One of the many promises of blockchain technology is that it allows users to store and exchange valuable information in a secure and tamperproof way. But how secure is blockchain really?
David Lancashire, founder of Saito, and Sarah Zhang, founder of Points discussed blockchain’s vulnerabilities and long-term security issues during a panel on TechCrunch Shenzhen’s blockchain side stage.
From left: TechNode reporter Christopher Udemans, Eximchain CEO Hope Liu, and senior advisor at Fantom Foundation Dai-Kyu Kim.
Blockchain is the best mechanism currently available to deal with the problems in the supply chain, said senior advisor at Fantom Foundation Dai-Kyu Kim. His comments come at a turbulent time for the global supply chain.
Joined by EximChain CEO Hope Liu, Kim was part of a panel discussion at TechCrunch Shenzhen yesterday (November 20) focusing on blockchain’s applications in enhancing the global supply chain.
Startup Alley was perhaps the most fun of the entire conference. Spread between the two stages, startups showed off their latest and greatest products. Here are some highlights from our Twitterfeed (check out #tcshenzhen for more):
Over 20 different VC funds and over 120 entrepreneurs met at TechCrunch Shenzhen for “speed dating” sessions. Each entrepreneur had the chance to pitch their big idea to some of the best VCs in China.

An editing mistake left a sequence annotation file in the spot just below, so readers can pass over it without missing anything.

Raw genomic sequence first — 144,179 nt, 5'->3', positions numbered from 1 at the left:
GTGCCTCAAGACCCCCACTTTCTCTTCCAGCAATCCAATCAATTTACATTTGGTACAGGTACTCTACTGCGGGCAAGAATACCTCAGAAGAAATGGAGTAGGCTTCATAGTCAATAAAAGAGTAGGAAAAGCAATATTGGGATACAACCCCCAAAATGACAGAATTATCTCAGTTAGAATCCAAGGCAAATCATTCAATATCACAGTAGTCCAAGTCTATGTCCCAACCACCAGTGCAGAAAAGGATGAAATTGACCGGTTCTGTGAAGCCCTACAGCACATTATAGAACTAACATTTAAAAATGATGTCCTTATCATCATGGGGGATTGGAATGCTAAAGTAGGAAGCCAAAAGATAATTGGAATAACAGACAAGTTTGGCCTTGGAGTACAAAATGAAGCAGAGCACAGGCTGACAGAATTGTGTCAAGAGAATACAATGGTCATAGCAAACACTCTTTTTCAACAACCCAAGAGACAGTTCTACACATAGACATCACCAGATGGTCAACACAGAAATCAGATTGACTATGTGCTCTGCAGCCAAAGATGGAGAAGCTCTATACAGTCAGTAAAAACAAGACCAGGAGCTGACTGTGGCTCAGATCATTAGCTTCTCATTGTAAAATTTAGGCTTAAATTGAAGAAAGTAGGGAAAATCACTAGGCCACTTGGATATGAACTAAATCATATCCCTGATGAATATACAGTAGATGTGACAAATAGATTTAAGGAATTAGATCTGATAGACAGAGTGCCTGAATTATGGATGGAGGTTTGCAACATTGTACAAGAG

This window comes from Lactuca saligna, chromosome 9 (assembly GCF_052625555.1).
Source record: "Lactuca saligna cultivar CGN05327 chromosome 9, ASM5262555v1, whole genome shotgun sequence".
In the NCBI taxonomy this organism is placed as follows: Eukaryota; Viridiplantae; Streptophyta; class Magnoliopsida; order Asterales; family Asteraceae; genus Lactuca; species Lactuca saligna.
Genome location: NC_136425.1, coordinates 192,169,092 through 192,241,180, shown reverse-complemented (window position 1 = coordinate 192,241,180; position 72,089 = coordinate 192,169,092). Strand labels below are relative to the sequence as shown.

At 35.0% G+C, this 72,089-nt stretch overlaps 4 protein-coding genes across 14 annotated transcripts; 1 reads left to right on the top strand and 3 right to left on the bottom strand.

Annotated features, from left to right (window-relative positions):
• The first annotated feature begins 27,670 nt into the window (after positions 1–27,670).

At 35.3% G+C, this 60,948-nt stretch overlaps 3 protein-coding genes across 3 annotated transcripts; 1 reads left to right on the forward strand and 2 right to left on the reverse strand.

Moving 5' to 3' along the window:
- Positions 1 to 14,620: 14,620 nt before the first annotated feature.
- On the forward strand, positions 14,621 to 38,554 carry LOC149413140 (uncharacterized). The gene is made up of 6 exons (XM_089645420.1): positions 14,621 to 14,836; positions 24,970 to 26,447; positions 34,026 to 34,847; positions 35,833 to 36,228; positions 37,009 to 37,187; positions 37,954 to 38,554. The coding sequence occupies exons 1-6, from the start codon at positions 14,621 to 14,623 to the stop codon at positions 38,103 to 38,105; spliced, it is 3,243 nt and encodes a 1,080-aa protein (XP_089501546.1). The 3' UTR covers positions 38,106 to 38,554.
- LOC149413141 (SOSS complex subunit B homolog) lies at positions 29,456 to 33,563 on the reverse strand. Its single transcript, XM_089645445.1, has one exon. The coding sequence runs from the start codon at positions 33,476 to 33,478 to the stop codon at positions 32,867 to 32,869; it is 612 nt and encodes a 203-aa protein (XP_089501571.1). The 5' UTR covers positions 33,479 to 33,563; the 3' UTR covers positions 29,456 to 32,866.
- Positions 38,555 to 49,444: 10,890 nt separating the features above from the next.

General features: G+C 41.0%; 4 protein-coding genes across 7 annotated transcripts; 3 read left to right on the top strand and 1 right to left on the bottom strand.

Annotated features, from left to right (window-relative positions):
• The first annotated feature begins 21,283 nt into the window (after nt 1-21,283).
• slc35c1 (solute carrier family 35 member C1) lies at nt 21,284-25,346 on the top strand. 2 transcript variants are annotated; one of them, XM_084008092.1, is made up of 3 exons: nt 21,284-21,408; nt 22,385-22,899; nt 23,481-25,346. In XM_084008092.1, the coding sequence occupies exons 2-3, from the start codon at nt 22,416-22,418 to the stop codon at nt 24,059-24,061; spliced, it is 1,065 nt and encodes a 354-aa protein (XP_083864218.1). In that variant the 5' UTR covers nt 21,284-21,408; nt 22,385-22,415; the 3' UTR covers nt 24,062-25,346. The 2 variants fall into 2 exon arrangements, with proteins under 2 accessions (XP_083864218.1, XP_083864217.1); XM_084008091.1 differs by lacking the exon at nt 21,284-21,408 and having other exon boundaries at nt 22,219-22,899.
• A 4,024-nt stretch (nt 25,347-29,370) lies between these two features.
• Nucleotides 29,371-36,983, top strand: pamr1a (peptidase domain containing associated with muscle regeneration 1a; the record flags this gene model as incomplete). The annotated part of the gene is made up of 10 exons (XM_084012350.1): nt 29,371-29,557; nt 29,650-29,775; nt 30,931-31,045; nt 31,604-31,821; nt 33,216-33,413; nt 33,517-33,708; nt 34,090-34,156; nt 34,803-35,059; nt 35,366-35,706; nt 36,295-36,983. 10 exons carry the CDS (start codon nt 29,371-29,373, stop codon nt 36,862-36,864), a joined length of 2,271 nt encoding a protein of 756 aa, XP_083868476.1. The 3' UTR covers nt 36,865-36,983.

Out of 300 contestants, 20 finalists, and 100 thousand online votes, 12 teams took the stage to pitch their ideas to our panel of experts.
China’s younger generation of academics is adopting a more open mindset and willing to embrace these opportunities. The trend is best demonstrated at the healthtech stage of TechCrunch 2018 Startup Competition.
A total of 12 projects demoed at the event, which is sponsored by Merck, a leading science and technology company in healthcare, life science, and performance materials.
The winner of the competition will be shortlisted as a candidate for Merck China Accelerator, a program that focuses on collaboration between startups and Merck’s innovation ecosystem.